Restaraunt & Saloon
As featured in Abilene Living Magazine
The Esfandiary brothers, better known in the Big Country as “The Beehive” brothers, have had quite a journey from immigrants to restaurateurs. Their story truly emulates the American dream.
Known for their succulent, charred cuts of prime beef, juicy racks of lamb, and quenching Long Island iced teas, The Beehive Saloon and Restaurant has earned a top spot among the elite steakhouses in the Lone Star State. Texas Monthly declared it the “best country steakhouse in Texas,” Texas Highways magazine has given it several nods and asked just about anyone on the street in the Albany area for a good place to chow down and they will point in the Beehive’s direction. Thirty-two years ago, Iranian brothers Ali and Nariman Esfandiary took a chance and set up shop at the Fort Griffin Merchandise Store and Restaurant and Beehive Saloon; known only as “The Beehive.” The brothers are known for their friendly, enthusiastic style and are often seen running food to tables, jotting down orders, or simply entertaining guests with tales. But perhaps the most enthralling story they have to tell is their own.
Raised in Rasht, Iran, Ali and Nariman are two of four children born to Jamshid and Rosa Esfandiary. Rosa was a Polish prisoner of war who was sent from a POW camp in Siberia to Iran after World War II. Ali and Nariman’s father, Jamshid, was a lieutenant in the Iranian Cavalry. Rosa and Jamshid collided when Jamshid was put in charge of the Polish refugees. Over the years, Jamshid became a wealthy military man and had close family ties to Shah Mohammed Reza Pahlavi. Jamshid knew things were not going in the Shah’s favor. Becoming increasingly wary of the political unrest in Iran, Jamshid began looking for opportunities to escape. In 1968, when Ali was just 17-yearsold, his father sent him to America with only $600 in his pocket. Ali stayed with family friends in San Jose, California and began attending college. At night he worked illegally in restaurants or hotels; in the United States you are not permitted to work on a student visa. It wasn’t long until immigration caught on. With the threat of being deported, Ali fled to Kansas City, Missouri. Again he attended school and worked as inconspicuously as possible. Meanwhile, back in Iran, Jamshid continued to move his family out of the country. Nariman was next. Then Ali’s other brother, his sister, mother and finally his father. Jamshid fled Iran within a year of the Shah falling. The family settled in Kansas City and built a new life in America.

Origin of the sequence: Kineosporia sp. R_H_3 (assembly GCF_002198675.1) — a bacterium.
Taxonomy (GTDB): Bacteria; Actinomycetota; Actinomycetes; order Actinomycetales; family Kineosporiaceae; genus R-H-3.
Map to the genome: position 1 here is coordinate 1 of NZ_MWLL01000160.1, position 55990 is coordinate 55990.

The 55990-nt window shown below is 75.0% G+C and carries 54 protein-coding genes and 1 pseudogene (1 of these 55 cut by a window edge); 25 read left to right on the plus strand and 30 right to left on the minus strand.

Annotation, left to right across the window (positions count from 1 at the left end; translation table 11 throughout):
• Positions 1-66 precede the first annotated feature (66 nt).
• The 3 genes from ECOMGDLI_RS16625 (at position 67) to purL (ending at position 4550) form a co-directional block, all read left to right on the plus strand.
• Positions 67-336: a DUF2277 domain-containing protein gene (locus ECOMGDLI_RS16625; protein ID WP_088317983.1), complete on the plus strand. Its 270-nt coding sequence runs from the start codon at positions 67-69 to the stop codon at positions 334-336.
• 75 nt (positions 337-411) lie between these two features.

By now, Ali, still on the run, was attending school in Cahokia, Illinois and visiting Kansas City every weekend and summer break. It was during the summer one year, while working discreetly at the Holiday Inn near the International Airport of Kansas City, that Ali met his wife. Patty grew up 20 miles north of Kansas City and was still in high school when she first encountered Ali Esfandiary. In fact, their first date Patty thought she was actually dating Ali’s younger brother Nariman. “I was afraid because she is eight years younger than I am,” remembers Ali, speaking in a thick Middle Eastern accent. “She was 17; a high school student. So I sent my younger brother to go pick her up. When she came to my apartment, I told her, ‘You’re dating me, not my brother!’” The two sparked a weekend relationship, spending time together when Ali would travel back and forth from college. A year and a half in (according to Ali) Patty came to visit and Ali got an unsettling call from her parents. “Her mom started looking for her and called me and asked, ‘Is my daughter there?’ I said, ‘Yes ma’am.’ She said, ‘Ali, we believe in marriage, not living together.’ This was on a Tuesday. She said, ‘How about this Friday?’” Ali laughs, adding that it was actually two weeks before they were wed.